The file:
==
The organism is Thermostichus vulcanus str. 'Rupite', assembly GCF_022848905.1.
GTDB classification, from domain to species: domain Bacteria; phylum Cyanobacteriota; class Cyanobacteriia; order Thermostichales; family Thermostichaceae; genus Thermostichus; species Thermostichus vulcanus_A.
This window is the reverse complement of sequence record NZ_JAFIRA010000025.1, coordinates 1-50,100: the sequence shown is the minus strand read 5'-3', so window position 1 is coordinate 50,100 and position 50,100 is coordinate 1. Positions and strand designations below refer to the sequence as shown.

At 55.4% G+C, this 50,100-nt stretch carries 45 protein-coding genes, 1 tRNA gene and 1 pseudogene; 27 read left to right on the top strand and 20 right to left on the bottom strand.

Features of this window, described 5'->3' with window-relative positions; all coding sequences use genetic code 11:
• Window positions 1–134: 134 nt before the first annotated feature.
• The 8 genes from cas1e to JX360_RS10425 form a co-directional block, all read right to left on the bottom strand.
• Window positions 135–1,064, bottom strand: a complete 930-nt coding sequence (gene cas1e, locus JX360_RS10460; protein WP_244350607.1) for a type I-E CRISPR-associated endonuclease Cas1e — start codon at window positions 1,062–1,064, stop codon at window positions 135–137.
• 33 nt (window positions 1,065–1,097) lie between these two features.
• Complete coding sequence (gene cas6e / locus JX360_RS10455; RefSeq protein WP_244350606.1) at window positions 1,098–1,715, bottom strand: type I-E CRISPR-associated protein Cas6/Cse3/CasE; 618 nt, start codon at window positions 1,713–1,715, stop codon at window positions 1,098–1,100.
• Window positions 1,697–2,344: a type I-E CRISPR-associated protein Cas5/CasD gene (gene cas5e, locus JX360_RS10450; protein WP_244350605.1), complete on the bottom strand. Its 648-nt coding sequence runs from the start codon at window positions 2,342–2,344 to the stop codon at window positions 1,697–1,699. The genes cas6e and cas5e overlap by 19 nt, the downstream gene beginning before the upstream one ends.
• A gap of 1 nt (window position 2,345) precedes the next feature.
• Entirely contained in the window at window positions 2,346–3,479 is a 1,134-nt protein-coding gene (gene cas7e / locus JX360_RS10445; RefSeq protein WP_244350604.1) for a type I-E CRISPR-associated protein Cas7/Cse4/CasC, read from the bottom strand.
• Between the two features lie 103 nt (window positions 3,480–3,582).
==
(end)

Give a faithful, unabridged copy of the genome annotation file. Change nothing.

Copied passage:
The organism is Thermostichus vulcanus str. 'Rupite', assembly GCF_022848905.1.
GTDB classification, from domain to species: domain Bacteria; phylum Cyanobacteriota; class Cyanobacteriia; order Thermostichales; family Thermostichaceae; genus Thermostichus; species Thermostichus vulcanus_A.
This window is the reverse complement of sequence record NZ_JAFIRA010000025.1, coordinates 1-50,100: the sequence shown is the minus strand read 5'-3', so window position 1 is coordinate 50,100 and position 50,100 is coordinate 1. Positions and strand designations below refer to the sequence as shown.

At 55.4% G+C, this 50,100-nt stretch carries 45 protein-coding genes, 1 tRNA gene and 1 pseudogene; 27 read left to right on the top strand and 20 right to left on the bottom strand.

Features of this window, described 5'->3' with window-relative positions; all coding sequences use genetic code 11:
• Window positions 1–134: 134 nt before the first annotated feature.
• The 8 genes from cas1e to JX360_RS10425 form a co-directional block, all read right to left on the bottom strand.
• Window positions 135–1,064, bottom strand: a complete 930-nt coding sequence (gene cas1e, locus JX360_RS10460; protein WP_244350607.1) for a type I-E CRISPR-associated endonuclease Cas1e — start codon at window positions 1,062–1,064, stop codon at window positions 135–137.
• 33 nt (window positions 1,065–1,097) lie between these two features.
• Complete coding sequence (gene cas6e / locus JX360_RS10455; RefSeq protein WP_244350606.1) at window positions 1,098–1,715, bottom strand: type I-E CRISPR-associated protein Cas6/Cse3/CasE; 618 nt, start codon at window positions 1,713–1,715, stop codon at window positions 1,098–1,100.
• Window positions 1,697–2,344: a type I-E CRISPR-associated protein Cas5/CasD gene (gene cas5e, locus JX360_RS10450; protein WP_244350605.1), complete on the bottom strand. Its 648-nt coding sequence runs from the start codon at window positions 2,342–2,344 to the stop codon at window positions 1,697–1,699. The genes cas6e and cas5e overlap by 19 nt, the downstream gene beginning before the upstream one ends.
• A gap of 1 nt (window position 2,345) precedes the next feature.
• Entirely contained in the window at window positions 2,346–3,479 is a 1,134-nt protein-coding gene (gene cas7e / locus JX360_RS10445; RefSeq protein WP_244350604.1) for a type I-E CRISPR-associated protein Cas7/Cse4/CasC, read from the bottom strand.
• Between the two features lie 103 nt (window positions 3,480–3,582).